A Cycle of Cavitation Limericks
PreludeI hope you will take no offense:
These poems are meant with no pretense
of humor wry
or knowledge high.
So anger here would make no sense.
But if in fact your feelings hurt,
please let me know, I'll be alert.
And make another one more pleasing
better yet than these poor wheezings.
So soothe your feathers and be not curt.
The Sound and the FuryThere was a small bubble in heat
that bounced up and down to the beat.
What surprises her friends
is the way that it ends,
with a flash of light: really neat!
There once was a bubble a flashing.
It made quite a hit; really smashing.
Once a cycle it'd show,
even gave off a glow.
That's why trenchcoats are always in fashion.
--William B. McNamara III
Cavitation is found in water,
In bubbling brooks when they're louder,
A depth-charge's get
is a submarine jet.
And in tea kettles as they grow hotter.
The cavitational hot spot
heats up until things are quite hot.
Then the bubbles calm down,
and emit quite a sound,
cooling faster than atoms can trot.
Cavitation at a surface
shouldn't make a chemist nervous:
The bubble forms jets,
the surface clean gets,
And reactions take off with a purpose.
Who sees with equal eye, as God of all,
a hero perish or a sparrow fall,
atoms into ruin hurled
a bubble burst and now a world
created half to rise and half to fall.
--after Alexander Pope
There once was a photon named SL
Who could hardly be seen in his vessel
With big bang he took flight
In small bubble of light
With his hometown address confidential.
Twinkle, twinkle, my poor bubble.
Glowing liquid, oh such trouble.
How I wonder at your source,
dit and dotting away in Morse,
turning physicists' theories to rubble.
Double, double, toil and trouble,
Fire burn and cauldron bubble.
From this witches brew
comes a chemistry new:
Fierce and strong, but also quite subtle.
Cavitation comes from liquids.
It's found everywhere, it's ubiquitous.
While completely despised
in engineers' eyes,
to chemists it's worth lots of quids.
"Single bubbles are nice to abuse,"
the physicists say as they muse.
But the chemists all know,
single ones are no go.
There's not enough in them to use.
Biochemists had ultrasound fears.
It would bring their proteins to tears.
But then Suslick showed them
it doesn't unfold them.
Instead it makes microspheres!
The Bubble-headsWe're bubble-heads so say us all
with sounds too intense to be dull.
With white noise and pink,
the bubbles won't sink.
They collapse and make a hot ball.
The cavitational crowd,
with bubbles all are quite wowed.
The froths and the foams
lead to papers and tomes.
"There's too much to read!" they all howled.
Loomis way back in '28
discovered that ultrasound is great!
Breaks bugs like a wand,
and the chemical bond
gives up with nary a wait.
The Moscovite bear, Abramov,
was known to quietly sound off,
"My sonic alloys
are really great toys.
The hydrogen vibrations pound off."
Bob Apfel, ex-president,
called for theories too evident.
"To test them," he cried
"by experiment tried!"
Made theorists all hesitant.
In the South was President Crum.
Mississippi kept him quite glum.
So he shrank down his bubble,
moved north on the double,
where Seattle makes him just hum.
Too hard to count only by one,
two photons a time gets it done.
The flash isn't as slight,
but now its done right.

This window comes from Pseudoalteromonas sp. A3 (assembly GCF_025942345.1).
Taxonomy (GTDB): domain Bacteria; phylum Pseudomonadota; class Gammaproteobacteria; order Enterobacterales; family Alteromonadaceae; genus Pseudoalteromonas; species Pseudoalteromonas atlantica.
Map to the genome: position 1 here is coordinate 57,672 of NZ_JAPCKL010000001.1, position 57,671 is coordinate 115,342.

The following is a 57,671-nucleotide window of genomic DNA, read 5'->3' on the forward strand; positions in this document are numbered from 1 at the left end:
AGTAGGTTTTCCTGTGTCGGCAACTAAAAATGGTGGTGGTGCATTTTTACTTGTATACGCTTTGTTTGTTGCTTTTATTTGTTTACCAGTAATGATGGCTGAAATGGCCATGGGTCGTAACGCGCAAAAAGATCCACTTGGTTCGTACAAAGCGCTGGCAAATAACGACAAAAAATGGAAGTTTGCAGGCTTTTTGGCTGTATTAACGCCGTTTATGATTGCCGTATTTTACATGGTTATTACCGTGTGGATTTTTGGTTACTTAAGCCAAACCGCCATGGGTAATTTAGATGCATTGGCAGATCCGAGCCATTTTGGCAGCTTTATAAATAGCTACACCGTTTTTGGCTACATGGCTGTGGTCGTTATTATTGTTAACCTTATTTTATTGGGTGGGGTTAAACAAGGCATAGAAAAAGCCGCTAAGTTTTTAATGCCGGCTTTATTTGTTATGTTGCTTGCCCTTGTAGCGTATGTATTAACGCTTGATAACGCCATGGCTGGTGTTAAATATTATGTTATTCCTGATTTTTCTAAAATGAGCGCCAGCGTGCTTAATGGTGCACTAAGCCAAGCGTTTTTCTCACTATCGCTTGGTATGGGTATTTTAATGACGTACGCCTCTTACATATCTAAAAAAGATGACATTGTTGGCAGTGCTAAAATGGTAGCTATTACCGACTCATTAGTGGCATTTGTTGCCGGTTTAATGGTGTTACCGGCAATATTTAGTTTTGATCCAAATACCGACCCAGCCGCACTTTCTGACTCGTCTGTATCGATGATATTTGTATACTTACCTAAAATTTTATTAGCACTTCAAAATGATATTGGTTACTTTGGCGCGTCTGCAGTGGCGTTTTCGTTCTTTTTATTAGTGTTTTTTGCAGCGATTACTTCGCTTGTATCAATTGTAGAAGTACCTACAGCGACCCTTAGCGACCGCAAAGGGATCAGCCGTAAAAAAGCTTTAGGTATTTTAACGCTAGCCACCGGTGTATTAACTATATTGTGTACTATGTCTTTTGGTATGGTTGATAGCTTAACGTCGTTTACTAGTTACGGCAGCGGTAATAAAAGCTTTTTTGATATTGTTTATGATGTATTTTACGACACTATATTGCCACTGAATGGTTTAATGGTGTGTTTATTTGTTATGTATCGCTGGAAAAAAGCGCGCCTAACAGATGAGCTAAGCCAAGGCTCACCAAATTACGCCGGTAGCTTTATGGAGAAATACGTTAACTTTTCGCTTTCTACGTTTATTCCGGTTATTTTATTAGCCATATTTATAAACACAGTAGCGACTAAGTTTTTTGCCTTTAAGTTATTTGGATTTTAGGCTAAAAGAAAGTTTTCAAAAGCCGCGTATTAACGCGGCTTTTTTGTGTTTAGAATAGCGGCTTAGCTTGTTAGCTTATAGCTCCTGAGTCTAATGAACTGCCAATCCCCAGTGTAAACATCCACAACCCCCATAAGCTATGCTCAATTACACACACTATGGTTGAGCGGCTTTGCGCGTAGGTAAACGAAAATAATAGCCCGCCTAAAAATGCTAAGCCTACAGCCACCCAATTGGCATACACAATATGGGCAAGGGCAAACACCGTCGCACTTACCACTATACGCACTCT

Gompf, the German, has killed all the fun!
The colloid man from Down Under,
Franz Grieser, not likely to blunder,
brought soap to his bubbles,
surfactants no troubles,
which leaves us to puzzle and wonder.
Grignard turns in his tomb in Orsay
at ultrasound's uses today.
For Mg metal,
he was given the Medal,
but now for us it's just play.
Thierry Lepoint and his spouse
made electric discharge their own grouse.
Sparks flew, they will sue!
But the answer's too true,
Their theory ain't worth a dead louse.
Detlef and Brenner, the two,
had a theory both wondrous and new--
The bubbles were Lohse
and the nitrogen saucey:
Single bubbles have chemistry too!
Longett-Higgins, the curmudgeon royale,
doesn't play according to Hoyle:
Quantum this, quantum that,
pulled out of his hat,
And to questions protests with recoil.
Barbier's reaction's a kluge,
like sliding downhill on a luge.
It never worked well,
often went straight to Hell,
until its improvement by Luche.
Margulis from Moscow did come,
with theories outrageous and dumb.
When rebutted with force,
all he said was, of course,
"Impossible!" then he was mum.
In England, reactions all hasten,
sonicated by Timothy Mason.
To Coventry sent,
his time is well spent:
Demonstrations make a fine lesson.
When a student, he went on the lam,
ended up as a real mountain man.
When needing some moola,
returned Tom Matula
with doctorate now in his hand.
Gareth, a young man of Bath,
thought polymers were such a laugh.
He gave bubbles a try
and now they take dye,
cutting the Price full in half.
Andrea, good Prosperetti,
Italian and full at the ready,
Thought that he'd missed 'til
he'd broken a crystal.
"It's fractoluminescences!" said he.
Putterman off in LA
saw flashes of light one fine day.
Too short to be real,
they became a big deal.
Now they're longer, so all is OK.
A bibliographic nightmare:
Sonochemist's names please beware.
There's Riesz and there's Riesse.
They're both very nice,
but the pair of them seems rather rare!
Jacques Reisse has caused quite a stir
by mixing things fast as a whir.
"Ultrasound is just fine,
but it's nothing sublime.
Mix it faster, reactions will purr!"
Suslick, ahead of them all,
thought Chemistry just a bit small.
So he studied Acoustics,
and came up with new tricks:
Sonochemistry has them in thrall.
What is fame? An empty bubble,
A transient, shining trouble.
The spotlight of Science
in our moment of triumph
collapses with a sound undoubled.